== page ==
Not one social worker out on strike wants to be in this position. The decision to strike, and to continue striking, is one which brings intense anxiety given that we know our own workloads, waiting lists and stress levels increase with each day that we are withdrawing our labour. We are in this profession because we want to support vulnerable people experiencing mental distress. You have seen how passionate we are about this work, in reviewing our care plans for panel and shadowing us on visits. You know then, that to take time away from this work is a last resort. However, it is this same commitment and value-base which has made us feel that striking is a necessary extension of our advocacy for service users who are not receiving the standard of care they need.


Each day we are out on strike we are hoping that you will meet with our UNISON reps in order to secure a resolution that will bring this dispute to a close.


Yours sincerely,

Barnet Mental Health Social Workers




Breaking News: UNISON President & Vice President are joining the mass lobby at Hendon Town Hall Tuesday 1 November

News in that our UNISON National President Andrea Egan and UNISON National Vice President Amerit Rait are attending the mass lobby outside Hendon Town Hall on Tuesday 1 November from 6 pm in support of the Barnet Strikers.

“I want to thank both Andrea and Amerit for taking time out of their busy schedules to come down and support our Barnet Strikers. This is what leadership means. It’s what workers want to see from their union. Our branch is 100% behind our Barnet Strikers also known as the “Barnet Ten” and so is the leadership at the top of UNISON. I can’t wait to hear the message they will be bringing to the employer the Barnet Group who defending the indefensible at the expense of Barnet Council housing tenants. 200 repairs jobs a week are being cancelled it’s a disgrace.” (John Burgess Branch Secretary, Barnet UNISON).

Directions to the lobby: Nearest tube is Hendon Central on northern line. Turn right out of the station. It’s a 10 minute walk to the top of the hill. Turn right and 200 yards on the left is the Town Hall.





“The first Red Extreme heat warning issued”: Another tale of two Barnets

“For the first time temperatures of 40°C have been forecast in the UK and the Met Office has issued the first ever Red warning for exceptional heat.”

“A Level 4 UK Health Security Agency Heat Health Alert has been issued for Monday and Tuesday. This is level of alert is used when a heatwave is so severe and/or prolonged that its effects extend outside the health and social care system. At this level, illness may occur among the fit and healthy, and not just in high-risk groups.”

The shocking brutal inequality of being an outsourced worker has reared its ugly head once again here in Barnet.

Whilst Barnet Council agreed that its own workforce should be protected from the extreme weather event next Monday and Tuesday, they have steadfastly refused to ensure the same for the outsourced Parking service which is delivered by NSL.

Barnet Council attempt to defend their decision by stating that this is an essential service yet, parking enforcement was stood down during the initial Covid Pandemic. The only mitigation measures to save our members from being exposed from these unprecedented and life-threatening temperatures is for them to off the streets from 11 am on Monday and Tuesday next week.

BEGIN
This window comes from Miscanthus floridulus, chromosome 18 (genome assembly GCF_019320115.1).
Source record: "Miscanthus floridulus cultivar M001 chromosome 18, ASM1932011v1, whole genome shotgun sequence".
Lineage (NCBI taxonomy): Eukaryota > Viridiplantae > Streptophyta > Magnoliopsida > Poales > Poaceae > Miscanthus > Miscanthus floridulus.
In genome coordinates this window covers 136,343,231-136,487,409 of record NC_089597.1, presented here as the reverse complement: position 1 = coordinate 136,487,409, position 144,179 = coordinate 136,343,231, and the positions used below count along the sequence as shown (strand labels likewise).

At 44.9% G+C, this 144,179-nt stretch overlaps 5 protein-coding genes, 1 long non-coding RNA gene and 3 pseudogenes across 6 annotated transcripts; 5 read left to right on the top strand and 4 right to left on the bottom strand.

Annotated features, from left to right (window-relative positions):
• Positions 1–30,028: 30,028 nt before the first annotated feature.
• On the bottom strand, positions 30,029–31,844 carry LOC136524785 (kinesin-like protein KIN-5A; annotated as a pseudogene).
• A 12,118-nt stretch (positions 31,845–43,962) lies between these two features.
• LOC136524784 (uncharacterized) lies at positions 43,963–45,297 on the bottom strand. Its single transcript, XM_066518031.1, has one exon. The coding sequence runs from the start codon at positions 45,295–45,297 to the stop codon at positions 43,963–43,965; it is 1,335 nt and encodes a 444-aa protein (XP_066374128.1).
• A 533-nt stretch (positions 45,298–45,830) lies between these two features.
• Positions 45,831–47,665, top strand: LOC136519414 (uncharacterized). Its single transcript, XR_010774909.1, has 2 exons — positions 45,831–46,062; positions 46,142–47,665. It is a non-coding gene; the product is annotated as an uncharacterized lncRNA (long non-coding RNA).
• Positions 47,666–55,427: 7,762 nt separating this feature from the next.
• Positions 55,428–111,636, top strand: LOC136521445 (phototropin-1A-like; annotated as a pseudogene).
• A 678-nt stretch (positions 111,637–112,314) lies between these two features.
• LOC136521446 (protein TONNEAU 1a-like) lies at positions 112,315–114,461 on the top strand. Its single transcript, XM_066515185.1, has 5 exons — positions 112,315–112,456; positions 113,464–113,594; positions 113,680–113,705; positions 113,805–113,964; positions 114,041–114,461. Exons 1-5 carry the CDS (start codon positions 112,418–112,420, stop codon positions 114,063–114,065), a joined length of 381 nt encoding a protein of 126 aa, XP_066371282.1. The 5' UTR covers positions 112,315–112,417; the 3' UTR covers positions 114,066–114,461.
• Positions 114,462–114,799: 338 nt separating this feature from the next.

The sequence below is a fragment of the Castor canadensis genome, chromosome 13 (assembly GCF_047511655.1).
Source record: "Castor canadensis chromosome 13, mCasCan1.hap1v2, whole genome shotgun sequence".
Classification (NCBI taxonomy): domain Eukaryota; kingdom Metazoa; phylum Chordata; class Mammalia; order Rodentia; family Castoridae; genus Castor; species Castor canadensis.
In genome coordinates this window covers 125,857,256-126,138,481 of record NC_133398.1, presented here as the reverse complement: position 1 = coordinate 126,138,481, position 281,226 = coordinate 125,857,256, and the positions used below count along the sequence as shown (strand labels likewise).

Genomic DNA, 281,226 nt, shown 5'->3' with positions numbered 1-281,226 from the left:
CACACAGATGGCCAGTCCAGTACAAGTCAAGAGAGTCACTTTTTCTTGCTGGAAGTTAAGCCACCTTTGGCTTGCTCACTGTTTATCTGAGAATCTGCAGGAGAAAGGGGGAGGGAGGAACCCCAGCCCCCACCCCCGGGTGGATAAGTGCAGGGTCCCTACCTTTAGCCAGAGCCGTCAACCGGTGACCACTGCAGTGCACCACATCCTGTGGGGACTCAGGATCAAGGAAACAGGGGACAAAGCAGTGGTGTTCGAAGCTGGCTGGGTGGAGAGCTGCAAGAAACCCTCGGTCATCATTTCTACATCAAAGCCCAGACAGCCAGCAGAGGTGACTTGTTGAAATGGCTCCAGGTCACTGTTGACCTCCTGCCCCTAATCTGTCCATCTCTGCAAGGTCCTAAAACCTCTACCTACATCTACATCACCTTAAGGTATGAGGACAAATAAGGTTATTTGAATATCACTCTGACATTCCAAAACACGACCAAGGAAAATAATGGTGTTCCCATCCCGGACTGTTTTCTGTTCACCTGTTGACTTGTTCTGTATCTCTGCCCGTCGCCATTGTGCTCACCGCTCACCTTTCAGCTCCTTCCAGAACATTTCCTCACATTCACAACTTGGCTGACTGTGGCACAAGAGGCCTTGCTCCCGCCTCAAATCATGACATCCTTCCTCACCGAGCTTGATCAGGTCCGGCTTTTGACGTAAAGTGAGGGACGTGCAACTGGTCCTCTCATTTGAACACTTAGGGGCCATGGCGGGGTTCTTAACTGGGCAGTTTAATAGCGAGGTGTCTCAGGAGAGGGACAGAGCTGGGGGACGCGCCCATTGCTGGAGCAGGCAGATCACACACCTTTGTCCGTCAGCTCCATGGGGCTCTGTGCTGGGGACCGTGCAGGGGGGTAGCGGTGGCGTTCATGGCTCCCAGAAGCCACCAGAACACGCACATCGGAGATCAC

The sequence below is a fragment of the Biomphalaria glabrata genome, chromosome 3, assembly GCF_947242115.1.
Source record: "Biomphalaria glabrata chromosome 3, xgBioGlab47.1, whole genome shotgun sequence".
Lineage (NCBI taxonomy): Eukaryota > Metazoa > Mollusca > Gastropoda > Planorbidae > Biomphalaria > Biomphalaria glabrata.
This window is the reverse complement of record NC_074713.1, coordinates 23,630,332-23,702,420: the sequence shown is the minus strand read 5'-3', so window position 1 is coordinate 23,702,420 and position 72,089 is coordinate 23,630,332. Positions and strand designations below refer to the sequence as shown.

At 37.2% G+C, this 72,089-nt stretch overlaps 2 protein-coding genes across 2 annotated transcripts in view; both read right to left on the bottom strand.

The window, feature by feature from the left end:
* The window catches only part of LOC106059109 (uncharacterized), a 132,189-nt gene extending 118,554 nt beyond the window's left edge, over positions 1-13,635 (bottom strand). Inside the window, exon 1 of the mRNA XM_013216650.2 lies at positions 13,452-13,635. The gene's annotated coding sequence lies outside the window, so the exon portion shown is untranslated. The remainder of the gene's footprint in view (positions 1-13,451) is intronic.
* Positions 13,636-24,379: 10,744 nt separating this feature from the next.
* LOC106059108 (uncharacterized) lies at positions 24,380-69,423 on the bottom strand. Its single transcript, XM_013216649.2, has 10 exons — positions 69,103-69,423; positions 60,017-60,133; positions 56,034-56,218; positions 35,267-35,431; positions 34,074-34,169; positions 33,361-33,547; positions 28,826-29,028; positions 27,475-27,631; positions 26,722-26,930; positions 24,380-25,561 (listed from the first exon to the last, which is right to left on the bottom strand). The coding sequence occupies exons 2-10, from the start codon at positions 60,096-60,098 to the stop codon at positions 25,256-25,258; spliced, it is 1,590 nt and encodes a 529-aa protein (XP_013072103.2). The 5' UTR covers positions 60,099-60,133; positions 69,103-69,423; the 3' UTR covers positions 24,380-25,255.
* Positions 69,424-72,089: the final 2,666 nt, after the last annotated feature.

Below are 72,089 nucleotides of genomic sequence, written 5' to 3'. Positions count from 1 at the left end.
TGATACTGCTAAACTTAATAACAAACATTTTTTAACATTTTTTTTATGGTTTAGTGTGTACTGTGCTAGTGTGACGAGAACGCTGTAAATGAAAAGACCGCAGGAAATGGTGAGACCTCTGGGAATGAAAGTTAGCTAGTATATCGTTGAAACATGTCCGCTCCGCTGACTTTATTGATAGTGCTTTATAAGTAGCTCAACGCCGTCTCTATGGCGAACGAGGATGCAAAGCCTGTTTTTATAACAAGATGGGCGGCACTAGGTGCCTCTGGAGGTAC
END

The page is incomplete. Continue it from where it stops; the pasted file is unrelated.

Barnet UNISON is calling on Barnet Council to show compassion for these essential workers and allow them the same mitigation measures you have agreed are necessary for Barnet Council staff working outdoors.


Going, going gone, sold to…….what is going on at Apthorp?

Staff and vulnerable residents were told they would have to leave Apthorp by the 31 October 2021.

First, we were told it was closing because the building was unsafe, and the Council could not afford it.

Then we found out that they were carrying on with the refurbishment and that it might be re-opening.

Then we discovered that the Council does not own the property. It belongs to Catalyst Housing. We asked why the Council were spending money on a property they do not own.

No response.

There are 93 care workers at risk of the sack and if Apthorp is closed, however if it is re-opening, we want to be able to work with the employer to prevent loyal care workers from being sacked.

Barnet asked the following questions:

  1. What is reason for the building workers on this property?
  2. Are you re-opening Apthorp as a:
  3. Residential & day care setting
  4. Nursing, Residential, day care setting
  5. Extra care and day care setting
  6. A mixture of all the above
  7. Selling it off to the private sector
  8. Selling it off to a property developer for housing?
  9. Why is Barnet Council spending money on a property they don’t own?

No responses to the above.

Breaking News

Last week we found out that a Gerald Eve estate agent was on site at Apthorp Lodge carrying out an evaluation of the building on behalf of Catalyst Housing.

We have asked what is going on.

  • Why are Catalyst seeking a valuation?
  • Why are Barnet Council paying for refurbishment of a property which they don’t own?
  • Why have Barnet Council not sought costs from Catalyst Housing for allowing it to fall into disrepair and putting the safety of residents at risk.

It appears there is millions for contractors but nothing for care workers who risked their lives during the Covid pandemic.

You can view our care workers latest video message here

You can send messages of solidarity here:



BreakingNews: Will Barnet Council close schools early ?

Hi Ian

I am writing to you in your statutory role to ask if you are aware of the Greenwich Council decision which has appeared online this afternoon?

I attach a copy of the letter sent out to all Greenwich schools by the Leader of Greenwich Council.

Please note he states:

“I have asked all Schools in Greenwich to close their premises from Monday evening and move to online learning for the duration of term, with the exception of key worker children and those with specific needs (exactly the same as the first lockdown).”

Throughout the pandemic we have been advised that Barnet Council are working in line with London Councils. I am assuming this decision has been subject to some discussions with London Councils?